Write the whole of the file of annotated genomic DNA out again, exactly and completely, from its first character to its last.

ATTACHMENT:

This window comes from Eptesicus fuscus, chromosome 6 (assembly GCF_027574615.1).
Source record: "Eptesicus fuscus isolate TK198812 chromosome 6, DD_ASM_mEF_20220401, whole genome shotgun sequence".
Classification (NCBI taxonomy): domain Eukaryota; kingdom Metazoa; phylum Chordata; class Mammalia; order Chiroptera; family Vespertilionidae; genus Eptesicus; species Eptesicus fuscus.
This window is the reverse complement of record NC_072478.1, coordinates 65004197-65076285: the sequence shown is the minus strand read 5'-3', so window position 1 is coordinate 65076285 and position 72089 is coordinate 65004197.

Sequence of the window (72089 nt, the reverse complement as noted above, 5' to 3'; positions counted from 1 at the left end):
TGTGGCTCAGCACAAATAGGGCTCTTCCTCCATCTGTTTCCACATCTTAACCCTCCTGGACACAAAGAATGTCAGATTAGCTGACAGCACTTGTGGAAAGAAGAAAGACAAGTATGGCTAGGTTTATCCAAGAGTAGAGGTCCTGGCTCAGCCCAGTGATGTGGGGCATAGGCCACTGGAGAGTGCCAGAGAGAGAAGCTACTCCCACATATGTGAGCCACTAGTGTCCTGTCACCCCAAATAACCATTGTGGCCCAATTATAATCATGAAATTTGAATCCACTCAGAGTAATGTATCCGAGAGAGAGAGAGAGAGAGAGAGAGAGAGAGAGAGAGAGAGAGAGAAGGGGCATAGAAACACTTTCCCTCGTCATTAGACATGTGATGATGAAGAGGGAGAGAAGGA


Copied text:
This window comes from Eptesicus fuscus, chromosome 6 (assembly GCF_027574615.1).
Source record: "Eptesicus fuscus isolate TK198812 chromosome 6, DD_ASM_mEF_20220401, whole genome shotgun sequence".
Classification (NCBI taxonomy): domain Eukaryota; kingdom Metazoa; phylum Chordata; class Mammalia; order Chiroptera; family Vespertilionidae; genus Eptesicus; species Eptesicus fuscus.
This window is the reverse complement of record NC_072478.1, coordinates 65004197-65076285: the sequence shown is the minus strand read 5'-3', so window position 1 is coordinate 65076285 and position 72089 is coordinate 65004197.

Sequence of the window (72089 nt, the reverse complement as noted above, 5' to 3'; positions counted from 1 at the left end):
TGTGGCTCAGCACAAATAGGGCTCTTCCTCCATCTGTTTCCACATCTTAACCCTCCTGGACACAAAGAATGTCAGATTAGCTGACAGCACTTGTGGAAAGAAGAAAGACAAGTATGGCTAGGTTTATCCAAGAGTAGAGGTCCTGGCTCAGCCCAGTGATGTGGGGCATAGGCCACTGGAGAGTGCCAGAGAGAGAAGCTACTCCCACATATGTGAGCCACTAGTGTCCTGTCACCCCAAATAACCATTGTGGCCCAATTATAATCATGAAATTTGAATCCACTCAGAGTAATGTATCCGAGAGAGAGAGAGAGAGAGAGAGAGAGAGAGAGAGAGAGAGAGAGAAGGGGCATAGAAACACTTTCCCTCGTCATTAGACATGTGATGATGAAGAGGGAGAGAAGGA